that reads in the puzzle file whose name is PuzzleFile and the word list file whose name is
WordlistFile, solve the puzzle, and print out the result to the file SolutionFile.
The puzzle file will contain a number of lines each with the same number of characters,
to form a rectangle. The characters in this file should all be either an underline character (_)
indicating a fill-able square, a hash character (#) indicating a solid, non-fill-able square, or
a letter or digit, indicating a pre-filled square. The output SolutionFile must have the same
format (except that it should be filled, so it should not contain underlines). The word list file
is simply a text file with one word per line.
You will be provided with code to read in these files and to print out the result in the
form of a file proj2 starter.pl. You may use this code, modify it as you like, or ignore it,
but you must provide the predicate main(PuzzleFile, WordlistFile, SolutionFile), and your
code must handle input files, and produce an output file, in the specified format. The starter
file gives a trivial definition of the predicate solve puzzle/3; you need only give a working
definition of this predicate, and of course properly document the predicates you are given as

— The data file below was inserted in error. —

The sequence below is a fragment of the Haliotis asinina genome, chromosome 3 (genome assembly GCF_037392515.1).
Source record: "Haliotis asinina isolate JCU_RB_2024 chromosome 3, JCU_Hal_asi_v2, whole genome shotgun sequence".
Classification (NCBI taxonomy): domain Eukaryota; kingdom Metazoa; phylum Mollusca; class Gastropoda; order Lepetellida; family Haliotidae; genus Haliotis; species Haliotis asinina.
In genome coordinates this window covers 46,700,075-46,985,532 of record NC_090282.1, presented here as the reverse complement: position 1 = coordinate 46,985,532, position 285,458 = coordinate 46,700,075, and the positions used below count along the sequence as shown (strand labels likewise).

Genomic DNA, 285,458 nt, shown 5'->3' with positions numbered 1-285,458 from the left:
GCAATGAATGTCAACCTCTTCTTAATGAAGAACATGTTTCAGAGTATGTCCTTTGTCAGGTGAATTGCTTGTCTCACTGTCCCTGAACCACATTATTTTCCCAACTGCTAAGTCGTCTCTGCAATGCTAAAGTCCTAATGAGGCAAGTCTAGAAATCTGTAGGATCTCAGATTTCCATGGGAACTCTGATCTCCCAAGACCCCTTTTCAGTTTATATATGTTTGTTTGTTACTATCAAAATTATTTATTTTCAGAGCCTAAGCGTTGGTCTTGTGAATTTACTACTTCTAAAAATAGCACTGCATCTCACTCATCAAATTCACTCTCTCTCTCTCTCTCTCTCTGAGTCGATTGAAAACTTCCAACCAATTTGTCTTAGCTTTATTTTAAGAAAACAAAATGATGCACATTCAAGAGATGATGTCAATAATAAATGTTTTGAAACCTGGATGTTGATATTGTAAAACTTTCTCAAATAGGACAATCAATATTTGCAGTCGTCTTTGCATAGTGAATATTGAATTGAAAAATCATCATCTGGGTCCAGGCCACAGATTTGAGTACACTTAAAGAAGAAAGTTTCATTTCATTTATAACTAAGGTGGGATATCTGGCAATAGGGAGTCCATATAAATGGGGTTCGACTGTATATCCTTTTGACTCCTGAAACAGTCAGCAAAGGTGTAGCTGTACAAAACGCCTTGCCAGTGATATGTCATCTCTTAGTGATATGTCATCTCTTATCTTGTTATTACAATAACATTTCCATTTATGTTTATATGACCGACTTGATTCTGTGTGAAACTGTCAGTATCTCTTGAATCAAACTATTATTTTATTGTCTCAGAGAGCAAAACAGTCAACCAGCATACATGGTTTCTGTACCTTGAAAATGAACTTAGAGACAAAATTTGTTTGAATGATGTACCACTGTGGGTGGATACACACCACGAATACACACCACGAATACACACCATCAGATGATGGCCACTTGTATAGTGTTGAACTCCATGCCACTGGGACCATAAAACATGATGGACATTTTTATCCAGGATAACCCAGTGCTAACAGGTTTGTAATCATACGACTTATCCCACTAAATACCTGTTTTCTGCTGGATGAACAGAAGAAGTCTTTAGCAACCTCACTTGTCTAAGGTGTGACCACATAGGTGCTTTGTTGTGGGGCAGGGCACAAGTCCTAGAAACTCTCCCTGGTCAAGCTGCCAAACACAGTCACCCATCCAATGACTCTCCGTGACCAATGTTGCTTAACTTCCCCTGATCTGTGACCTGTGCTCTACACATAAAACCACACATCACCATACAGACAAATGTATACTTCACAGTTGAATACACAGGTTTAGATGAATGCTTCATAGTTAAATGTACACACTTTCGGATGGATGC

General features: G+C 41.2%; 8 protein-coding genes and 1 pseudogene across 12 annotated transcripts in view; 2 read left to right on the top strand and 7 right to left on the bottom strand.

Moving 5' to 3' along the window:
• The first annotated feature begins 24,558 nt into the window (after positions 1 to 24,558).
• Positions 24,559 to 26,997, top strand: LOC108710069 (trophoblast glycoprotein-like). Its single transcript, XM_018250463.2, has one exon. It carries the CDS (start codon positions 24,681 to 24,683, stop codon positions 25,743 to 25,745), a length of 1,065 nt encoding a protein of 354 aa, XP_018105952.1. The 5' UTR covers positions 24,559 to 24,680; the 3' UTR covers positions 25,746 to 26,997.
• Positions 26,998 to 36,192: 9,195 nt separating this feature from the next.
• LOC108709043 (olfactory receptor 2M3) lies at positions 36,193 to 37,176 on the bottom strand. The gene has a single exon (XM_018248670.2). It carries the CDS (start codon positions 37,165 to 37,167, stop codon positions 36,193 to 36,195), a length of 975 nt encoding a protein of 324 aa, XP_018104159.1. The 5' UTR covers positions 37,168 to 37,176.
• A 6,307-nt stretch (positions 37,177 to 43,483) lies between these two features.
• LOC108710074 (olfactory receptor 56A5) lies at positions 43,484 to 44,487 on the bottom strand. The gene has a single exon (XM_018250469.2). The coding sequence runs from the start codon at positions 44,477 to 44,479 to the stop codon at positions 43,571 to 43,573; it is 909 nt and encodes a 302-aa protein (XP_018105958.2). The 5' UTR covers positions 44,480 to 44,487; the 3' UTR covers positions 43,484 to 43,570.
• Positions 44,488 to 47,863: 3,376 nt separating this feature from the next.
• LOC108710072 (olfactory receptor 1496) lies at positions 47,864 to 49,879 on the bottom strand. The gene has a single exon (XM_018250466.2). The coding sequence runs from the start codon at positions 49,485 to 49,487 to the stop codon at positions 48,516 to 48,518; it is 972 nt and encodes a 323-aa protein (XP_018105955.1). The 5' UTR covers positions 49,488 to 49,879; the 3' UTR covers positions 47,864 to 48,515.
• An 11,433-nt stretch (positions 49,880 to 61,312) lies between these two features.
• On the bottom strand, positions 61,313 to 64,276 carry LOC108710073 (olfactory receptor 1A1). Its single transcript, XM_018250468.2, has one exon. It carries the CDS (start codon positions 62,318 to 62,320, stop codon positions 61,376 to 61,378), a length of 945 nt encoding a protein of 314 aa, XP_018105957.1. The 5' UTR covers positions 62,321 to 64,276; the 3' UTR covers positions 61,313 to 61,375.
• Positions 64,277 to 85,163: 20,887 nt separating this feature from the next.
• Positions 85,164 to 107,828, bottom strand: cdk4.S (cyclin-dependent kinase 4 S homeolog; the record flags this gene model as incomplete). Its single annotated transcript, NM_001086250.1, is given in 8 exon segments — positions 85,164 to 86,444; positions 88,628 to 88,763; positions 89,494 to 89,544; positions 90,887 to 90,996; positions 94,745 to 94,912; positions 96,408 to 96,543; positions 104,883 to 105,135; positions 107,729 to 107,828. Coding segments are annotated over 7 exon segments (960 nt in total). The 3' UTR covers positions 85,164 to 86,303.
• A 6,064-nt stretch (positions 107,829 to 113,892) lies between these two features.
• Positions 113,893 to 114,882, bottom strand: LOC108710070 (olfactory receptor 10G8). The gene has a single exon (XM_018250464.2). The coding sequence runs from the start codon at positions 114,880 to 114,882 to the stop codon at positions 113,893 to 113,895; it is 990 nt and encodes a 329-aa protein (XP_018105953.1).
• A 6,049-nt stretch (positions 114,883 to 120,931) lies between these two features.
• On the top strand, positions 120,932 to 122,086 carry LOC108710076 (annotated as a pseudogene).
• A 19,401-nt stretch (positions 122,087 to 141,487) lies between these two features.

well as the predicates you write. You should begin by renaming the starter file to proj2.pl.
Your project will be assessed on the following criteria:
30% Quality of your code and documentation;
30% The ability of your program to correctly solve fill-in puzzles of varying sizes (up to 15
by 15) that can be solved without search (see hint 7);
20% The ability of your program to correctly solve small to medium size puzzles (up to 10
by 10) that do require search;
20% The ability of your program to correctly solve larger puzzles (up to 32 by 20) that do
Note that timeouts will be imposed on all tests. You will have at least 20 seconds to solve
each puzzle, regardless of difficulty. Executions taking longer than that will be unceremoniously terminated, leading to that test being assessed as failing. Twenty seconds should be